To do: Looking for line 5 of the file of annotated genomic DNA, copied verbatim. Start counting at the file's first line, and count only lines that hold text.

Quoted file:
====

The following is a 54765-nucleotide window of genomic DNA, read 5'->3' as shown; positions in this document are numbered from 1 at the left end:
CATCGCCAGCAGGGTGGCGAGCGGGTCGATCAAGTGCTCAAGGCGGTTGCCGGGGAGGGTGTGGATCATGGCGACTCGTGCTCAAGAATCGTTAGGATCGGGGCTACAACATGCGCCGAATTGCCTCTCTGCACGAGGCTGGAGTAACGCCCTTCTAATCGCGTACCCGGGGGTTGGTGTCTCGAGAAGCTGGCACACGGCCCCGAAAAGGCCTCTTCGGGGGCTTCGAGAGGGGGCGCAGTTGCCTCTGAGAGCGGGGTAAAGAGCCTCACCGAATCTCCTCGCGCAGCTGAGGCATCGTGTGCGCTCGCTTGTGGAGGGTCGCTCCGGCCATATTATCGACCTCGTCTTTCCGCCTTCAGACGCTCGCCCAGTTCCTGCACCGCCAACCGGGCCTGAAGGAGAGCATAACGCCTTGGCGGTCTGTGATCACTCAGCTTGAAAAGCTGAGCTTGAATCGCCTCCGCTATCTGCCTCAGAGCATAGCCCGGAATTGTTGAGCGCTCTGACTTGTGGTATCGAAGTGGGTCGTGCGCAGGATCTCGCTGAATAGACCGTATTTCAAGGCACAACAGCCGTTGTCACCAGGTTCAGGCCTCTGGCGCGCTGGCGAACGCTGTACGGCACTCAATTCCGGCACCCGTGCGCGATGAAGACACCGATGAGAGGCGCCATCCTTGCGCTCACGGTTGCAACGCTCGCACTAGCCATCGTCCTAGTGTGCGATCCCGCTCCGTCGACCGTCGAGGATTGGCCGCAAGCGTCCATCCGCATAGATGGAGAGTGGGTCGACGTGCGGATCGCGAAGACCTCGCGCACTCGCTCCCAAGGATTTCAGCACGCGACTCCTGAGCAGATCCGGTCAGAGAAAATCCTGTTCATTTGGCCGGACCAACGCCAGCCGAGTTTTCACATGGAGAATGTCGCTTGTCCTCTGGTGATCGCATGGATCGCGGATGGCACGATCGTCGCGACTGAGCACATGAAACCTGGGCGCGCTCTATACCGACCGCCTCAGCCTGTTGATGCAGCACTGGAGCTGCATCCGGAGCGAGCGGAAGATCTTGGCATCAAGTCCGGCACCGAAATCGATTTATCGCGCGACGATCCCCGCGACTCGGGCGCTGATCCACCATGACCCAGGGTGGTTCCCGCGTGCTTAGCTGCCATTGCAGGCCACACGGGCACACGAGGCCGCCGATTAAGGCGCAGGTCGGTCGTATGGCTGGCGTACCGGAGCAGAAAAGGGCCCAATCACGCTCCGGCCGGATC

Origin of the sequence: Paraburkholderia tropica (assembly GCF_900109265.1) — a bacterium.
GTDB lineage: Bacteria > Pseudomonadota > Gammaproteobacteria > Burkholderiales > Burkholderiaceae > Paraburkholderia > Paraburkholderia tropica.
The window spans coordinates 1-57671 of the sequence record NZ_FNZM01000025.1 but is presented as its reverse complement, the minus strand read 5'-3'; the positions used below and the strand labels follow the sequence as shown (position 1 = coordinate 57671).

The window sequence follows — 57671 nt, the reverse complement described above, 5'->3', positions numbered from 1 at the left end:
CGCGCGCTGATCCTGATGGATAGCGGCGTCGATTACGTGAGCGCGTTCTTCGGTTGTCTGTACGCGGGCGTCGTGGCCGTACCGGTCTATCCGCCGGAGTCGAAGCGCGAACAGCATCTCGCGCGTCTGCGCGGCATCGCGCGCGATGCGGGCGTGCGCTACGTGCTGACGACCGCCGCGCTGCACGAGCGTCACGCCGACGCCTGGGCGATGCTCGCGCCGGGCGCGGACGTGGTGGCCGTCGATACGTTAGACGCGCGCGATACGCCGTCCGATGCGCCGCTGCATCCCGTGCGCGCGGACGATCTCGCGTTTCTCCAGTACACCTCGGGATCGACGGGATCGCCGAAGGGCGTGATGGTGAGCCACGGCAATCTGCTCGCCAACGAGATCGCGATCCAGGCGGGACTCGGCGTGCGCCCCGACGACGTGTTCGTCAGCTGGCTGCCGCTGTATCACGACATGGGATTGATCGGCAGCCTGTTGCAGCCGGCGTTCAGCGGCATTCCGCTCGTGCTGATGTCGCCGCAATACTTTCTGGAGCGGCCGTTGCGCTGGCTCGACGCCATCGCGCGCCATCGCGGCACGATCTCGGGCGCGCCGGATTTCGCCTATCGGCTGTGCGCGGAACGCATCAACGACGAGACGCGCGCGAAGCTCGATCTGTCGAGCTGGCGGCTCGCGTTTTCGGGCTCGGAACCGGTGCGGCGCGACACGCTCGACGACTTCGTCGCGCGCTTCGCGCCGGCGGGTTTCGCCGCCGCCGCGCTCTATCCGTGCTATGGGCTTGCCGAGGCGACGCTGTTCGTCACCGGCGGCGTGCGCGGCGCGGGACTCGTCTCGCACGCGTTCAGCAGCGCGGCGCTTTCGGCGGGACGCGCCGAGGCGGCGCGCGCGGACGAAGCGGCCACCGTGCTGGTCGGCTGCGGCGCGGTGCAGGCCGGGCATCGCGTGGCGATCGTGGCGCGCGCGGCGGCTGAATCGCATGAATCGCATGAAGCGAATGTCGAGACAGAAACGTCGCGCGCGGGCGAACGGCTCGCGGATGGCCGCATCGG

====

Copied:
The window spans coordinates 1-57671 of the sequence record NZ_FNZM01000025.1 but is presented as its reverse complement, the minus strand read 5'-3'; the positions used below and the strand labels follow the sequence as shown (position 1 = coordinate 57671).